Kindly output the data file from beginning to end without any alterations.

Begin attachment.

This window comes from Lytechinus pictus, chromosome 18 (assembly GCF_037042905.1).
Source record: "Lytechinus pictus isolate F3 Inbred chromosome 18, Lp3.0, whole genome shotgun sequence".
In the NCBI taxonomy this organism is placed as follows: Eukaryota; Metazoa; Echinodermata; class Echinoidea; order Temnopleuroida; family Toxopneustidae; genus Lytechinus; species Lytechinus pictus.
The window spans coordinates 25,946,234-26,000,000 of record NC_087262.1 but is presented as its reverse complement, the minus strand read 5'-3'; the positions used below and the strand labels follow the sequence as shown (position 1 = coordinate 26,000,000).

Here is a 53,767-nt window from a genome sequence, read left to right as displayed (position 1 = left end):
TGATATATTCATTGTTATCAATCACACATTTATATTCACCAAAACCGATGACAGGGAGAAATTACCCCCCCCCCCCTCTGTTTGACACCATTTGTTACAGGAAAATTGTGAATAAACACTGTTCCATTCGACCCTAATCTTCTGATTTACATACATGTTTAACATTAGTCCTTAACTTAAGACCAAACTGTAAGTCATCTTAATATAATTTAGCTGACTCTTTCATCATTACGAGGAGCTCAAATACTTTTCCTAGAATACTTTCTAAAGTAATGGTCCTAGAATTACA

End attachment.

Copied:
This window comes from Lytechinus pictus, chromosome 18 (assembly GCF_037042905.1).
Source record: "Lytechinus pictus isolate F3 Inbred chromosome 18, Lp3.0, whole genome shotgun sequence".
In the NCBI taxonomy this organism is placed as follows: Eukaryota; Metazoa; Echinodermata; class Echinoidea; order Temnopleuroida; family Toxopneustidae; genus Lytechinus; species Lytechinus pictus.
The window spans coordinates 25,946,234-26,000,000 of record NC_087262.1 but is presented as its reverse complement, the minus strand read 5'-3'; the positions used below and the strand labels follow the sequence as shown (position 1 = coordinate 26,000,000).

Here is a 53,767-nt window from a genome sequence, read left to right as displayed (position 1 = left end):
TGATATATTCATTGTTATCAATCACACATTTATATTCACCAAAACCGATGACAGGGAGAAATTACCCCCCCCCCCCTCTGTTTGACACCATTTGTTACAGGAAAATTGTGAATAAACACTGTTCCATTCGACCCTAATCTTCTGATTTACATACATGTTTAACATTAGTCCTTAACTTAAGACCAAACTGTAAGTCATCTTAATATAATTTAGCTGACTCTTTCATCATTACGAGGAGCTCAAATACTTTTCCTAGAATACTTTCTAAAGTAATGGTCCTAGAATTACA